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  • Writer's pictureEmily Kerr

My Teen is Transitioning, What Can I Do??

Updated: Apr 28

We often get this question from concerned parents. The teenage years are hard enough to navigate for cis-gender children, however, questioning one’s gender identity often requires time and support.

We recommend you welcome your child’s questioning with authenticity and openness. This means getting curious about your child’s thoughts, feelings, and ideas around their gender and what it means to them. Try to avoid assuming you know how they identify, questioning why now, or trying to piece together their childhood in a way that fits this new narrative (these can feel invalidating). Instead, focus on what your child is experiencing in the present. Let them know they are loved and supported in your home (more on what this can look like in our part 2). Explore whether they have other resources for support such as friends (online and in-person), teachers, or other groups with whom they feel comfortable sharing this information with. If not, perhaps you both can explore these ideas together. Additionally, encourage exploration through educational materials (included at the bottom of this page) for you and your family. Lastly, it can be helpful to introduce the idea of therapy to your teen.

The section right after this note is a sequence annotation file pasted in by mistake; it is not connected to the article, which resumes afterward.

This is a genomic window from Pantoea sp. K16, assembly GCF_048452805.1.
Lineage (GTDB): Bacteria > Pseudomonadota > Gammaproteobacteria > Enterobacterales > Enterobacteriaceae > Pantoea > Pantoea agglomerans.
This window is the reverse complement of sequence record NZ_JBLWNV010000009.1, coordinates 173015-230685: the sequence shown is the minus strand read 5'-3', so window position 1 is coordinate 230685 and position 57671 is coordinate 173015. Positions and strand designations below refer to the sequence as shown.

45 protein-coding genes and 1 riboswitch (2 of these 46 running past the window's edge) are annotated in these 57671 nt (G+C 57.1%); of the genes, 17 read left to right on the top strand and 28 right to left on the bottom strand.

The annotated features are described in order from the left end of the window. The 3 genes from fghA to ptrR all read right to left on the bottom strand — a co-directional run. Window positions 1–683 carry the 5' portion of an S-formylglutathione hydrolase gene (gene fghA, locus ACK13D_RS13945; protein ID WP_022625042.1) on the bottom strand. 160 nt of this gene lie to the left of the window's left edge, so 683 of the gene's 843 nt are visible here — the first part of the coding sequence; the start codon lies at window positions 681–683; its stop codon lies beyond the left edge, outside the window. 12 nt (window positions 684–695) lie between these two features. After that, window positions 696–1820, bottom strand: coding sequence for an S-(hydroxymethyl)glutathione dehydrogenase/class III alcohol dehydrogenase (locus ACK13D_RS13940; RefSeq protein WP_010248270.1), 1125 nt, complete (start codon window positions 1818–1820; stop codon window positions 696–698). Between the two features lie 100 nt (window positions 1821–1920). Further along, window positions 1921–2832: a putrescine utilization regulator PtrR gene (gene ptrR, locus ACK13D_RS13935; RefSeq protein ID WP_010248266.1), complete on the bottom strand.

Therapy can be a place where they can talk to someone openly about their ideas, fears, beliefs, frustrations, and anything else without the fear of judgment or punishment. Therapy can also help them learn how to better understand their gender so they can talk about it more coherently with you and others in their life. Lastly, it can also help teens explore what options they have for social and/or medical transition. Group therapy can also be a great resource for teens questioning their gender to find community and support.

This can often sound overwhelming to parents who are wanting to support their teens, but have never questioned their own gender and have little knowledge of how to move forward. We at EK Counseling are happy to offer services to you in order to help you better learn how to be the best parent you can be in this situation. No one writes the handbook on these difficult parenting moments, and we are glad to assist in helping you navigate them with grace and authenticity.



Dr. Emily A. Kerr (pronouns: she/her/hers) is a Licensed Clinical Psychologist and owner of EK Counseling, LLC,a Denver therapy practice. With over thirteen years of experience treating individuals and couples, she brings her candor, humor, and motivation to each session. She specializes in eating disorders, body image struggles, sexuality and gender, life transitions, general anxiety, and building self-esteem. If you are struggling to make a transition, or you just need extra support to create lasting lifestyle changes, please call to schedule an appointment.

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